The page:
What problems did we encounter along the way that we might warn others who are interested in such cabinets? As I mentioned earlier, hanging the slat wall all the way to the top of the ceiling was ALMOST a major disaster. Nowhere in the literature, nor in any of the videos, did it warn us to leave at least an inch (or two) of “access” above the top of the slat wall. That seemingly small gap is CRITICAL to be able to lift the cabinet over the slat wall “suspension clips” in order to hang the unit. It’s hard for me to describe it in words, but maybe the photo below helps.

Cabinet Gap

Based on where the brackets have to be hung on the slat wall and where the bar is that the cabinet is suspended on, you have to have room to lift the cabinet (which is NOT light) “up and over.” In the photo – it might not be obvious – but there’s only a finger’s width gap at the top of the cabinet and the ceiling. To say that Tim and I grunted, groaned, twisted, tweaked, and cursed like sailors to get each cabinet over those damn clips would be a HUUUUUGE understatement. BUT…we did it without having to remove and lower the slat wall.

Having learned our lesson on that side of the room, we hung the slat wall for the small cabinets on the other side with what we thought was an appropriate amount of space…N.O.T. We had forgotten to take into account that the “piecemealing” work of prior people had created a “sloped” ceiling on that side of the room which once again led to not being able to lift the cabinets at a sufficient angle to clear the clips. More grunting and a LOT more swearing. That side of the room also seems to have less “smooth” walls underneath which means the cabinets don’t really “flow” along the track very easily. Luckily, we don’t plan on moving them often, if it all! In the end, everything survived, including the two of us (and the 25 years we’ve invested in our marriage).

It’s been less than a week, but what do we think about them so far? Tim admits they’re much nicer than he actually expected them to be. I think they’re well-built and super-sturdy (especially after how much man-handling they’ve already endured from us). For obvious reasons, we both think the ideal place to use them is in a well-built room with nice straight edges and smooth surfaces. Would we buy them again, though? Absolutely.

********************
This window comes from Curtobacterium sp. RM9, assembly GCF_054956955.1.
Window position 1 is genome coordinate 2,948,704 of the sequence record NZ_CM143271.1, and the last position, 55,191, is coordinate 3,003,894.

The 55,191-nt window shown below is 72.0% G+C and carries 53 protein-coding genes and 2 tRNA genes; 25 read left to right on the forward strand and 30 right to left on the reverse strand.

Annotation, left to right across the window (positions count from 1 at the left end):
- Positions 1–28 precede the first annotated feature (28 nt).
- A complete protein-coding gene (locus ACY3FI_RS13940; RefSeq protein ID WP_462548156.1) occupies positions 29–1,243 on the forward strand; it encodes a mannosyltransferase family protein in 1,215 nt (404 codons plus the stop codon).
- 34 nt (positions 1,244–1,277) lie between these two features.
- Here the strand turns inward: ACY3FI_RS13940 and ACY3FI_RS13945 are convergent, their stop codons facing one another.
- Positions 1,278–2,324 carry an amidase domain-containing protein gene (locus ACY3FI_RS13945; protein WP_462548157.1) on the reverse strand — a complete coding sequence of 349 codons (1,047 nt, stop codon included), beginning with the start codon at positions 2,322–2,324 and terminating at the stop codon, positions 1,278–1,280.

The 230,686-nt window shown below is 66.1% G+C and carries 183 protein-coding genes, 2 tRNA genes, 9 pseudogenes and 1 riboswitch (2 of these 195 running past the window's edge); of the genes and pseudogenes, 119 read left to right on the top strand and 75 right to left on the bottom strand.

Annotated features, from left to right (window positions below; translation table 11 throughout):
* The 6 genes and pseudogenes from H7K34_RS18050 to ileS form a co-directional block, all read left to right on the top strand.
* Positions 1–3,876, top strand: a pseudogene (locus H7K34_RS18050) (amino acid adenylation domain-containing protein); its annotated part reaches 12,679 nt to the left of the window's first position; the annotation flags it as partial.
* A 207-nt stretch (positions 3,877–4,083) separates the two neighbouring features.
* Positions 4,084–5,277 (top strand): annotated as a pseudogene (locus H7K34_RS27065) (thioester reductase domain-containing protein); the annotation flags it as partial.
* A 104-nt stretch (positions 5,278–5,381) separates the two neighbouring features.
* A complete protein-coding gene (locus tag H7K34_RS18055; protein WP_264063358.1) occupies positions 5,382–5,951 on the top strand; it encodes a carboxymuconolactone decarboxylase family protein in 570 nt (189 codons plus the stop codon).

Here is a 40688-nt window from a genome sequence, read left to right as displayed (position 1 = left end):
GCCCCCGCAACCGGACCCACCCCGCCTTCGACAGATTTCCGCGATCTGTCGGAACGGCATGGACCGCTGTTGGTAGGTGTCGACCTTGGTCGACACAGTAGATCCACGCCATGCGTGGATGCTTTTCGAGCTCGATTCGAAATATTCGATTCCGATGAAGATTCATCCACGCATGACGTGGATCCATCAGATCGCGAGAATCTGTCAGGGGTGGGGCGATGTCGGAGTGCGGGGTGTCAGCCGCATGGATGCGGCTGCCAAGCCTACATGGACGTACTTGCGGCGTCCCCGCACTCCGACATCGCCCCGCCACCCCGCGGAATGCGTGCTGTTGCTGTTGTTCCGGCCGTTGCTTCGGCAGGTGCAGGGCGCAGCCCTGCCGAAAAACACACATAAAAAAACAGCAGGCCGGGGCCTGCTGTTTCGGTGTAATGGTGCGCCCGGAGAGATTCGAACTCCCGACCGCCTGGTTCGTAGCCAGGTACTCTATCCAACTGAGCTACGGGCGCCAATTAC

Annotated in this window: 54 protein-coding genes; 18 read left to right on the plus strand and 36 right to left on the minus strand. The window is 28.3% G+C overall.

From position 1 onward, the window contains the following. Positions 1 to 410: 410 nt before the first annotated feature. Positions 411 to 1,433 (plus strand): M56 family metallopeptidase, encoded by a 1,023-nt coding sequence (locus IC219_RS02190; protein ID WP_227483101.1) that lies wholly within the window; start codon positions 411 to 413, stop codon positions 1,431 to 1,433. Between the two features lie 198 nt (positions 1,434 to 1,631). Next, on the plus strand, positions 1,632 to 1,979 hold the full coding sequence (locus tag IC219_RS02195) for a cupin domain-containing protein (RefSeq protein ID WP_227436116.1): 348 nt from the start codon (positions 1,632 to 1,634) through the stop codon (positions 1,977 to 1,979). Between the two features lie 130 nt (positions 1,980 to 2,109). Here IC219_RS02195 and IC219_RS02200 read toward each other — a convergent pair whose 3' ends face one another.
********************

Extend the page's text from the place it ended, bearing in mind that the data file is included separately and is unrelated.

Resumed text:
As for what we still have left to do in renovating the room, there’s the floor replacement that I keep mentioning and we need to paint the two doors, as well as paint and rehang the coat rack that used to be by the garage door which will now only be used for our “good” coats (no longer intermingling them with our stinky barn ones as we so grossly used to do). Tim also keeps talking about doing some trim work along the ceiling, but there’s not much space (or need) for it (or so I keep debating). Time will soon tell who wins that debate. I’ll keep you posted…

A Simple Decision (or not)…

Mudroom Cabinets

After many hours spent discussing, measuring, more discussing, remeasuring, and remeasuring yet again, Tim and I finally ordered the new cabinets yesterday for our mudroom renovation. More than a year ago, we’d started making a Pinterest folder with ideas of what design features we wanted in the room. When we recently sat down together and looked at all of the various photos we’d saved, what it boiled down to was clean lines and as much hidden storage space as possible to keep the “eye clutter” to a minimum.

In one of my early morning web-surfing sessions to get some ideas about what types of cabinets were available, I stumbled upon the FlowWall system. Marketed mostly as cabinetry to organize your garage (but also used in laundry rooms, craft rooms, home offices, etc.), I immediately liked the look of them. As I sat there groggy-eyed watching numerous YouTube videos about how to install them, I was surprised to learn that each cabinet lacks a “backside” to it, which allows them to slide along a slatwall track system so that, if and when you decide you want/need to change the layout of your room, you can do so quite easily. That kind of design flexibility made me like them even more. Tim was pretty much sold on them right away too.

The problem we encountered was in having too many options for how to customize the cabinets that would fit into our space (I know – that doesn’t really meet the definition of a “problem”). Regardless, we tweaked, we re-tweaked, we re-re-tweaked and drove ourselves (and each other!) crazy with possibilities. When the FlowWall company emailed us a 20% discount code on Friday that had to be used by today, we took it as a sign to stop dawdling and to start deciding. Bless you FlowWall as Tim and I might have still been discussing cabinets in 2017!

In the end, instead of piecemealing together various individual cabinets, we chose the two “kits” shown in the above photo that we can take apart and arrange to our own liking. We also ordered several extra shelves and hooks, just to be on the safe side. And yes…we went with the maple color, even though we both also liked the white. Knowing how much traffic that room gets though, we didn’t think white was going to be a good option in the long run.

Tim did a great job of insulating, dry-walling, and spackling the ceiling so while we wait for the cabinets to arrive, we’ll (he’ll?) be priming the ceiling and walls and picking out the final paint color. I’ve happily delegated that decision to Tim and he’s leaning towards some version of a “sea-glass blue.” That’s a decision I can live with…

Mudroom Ceiling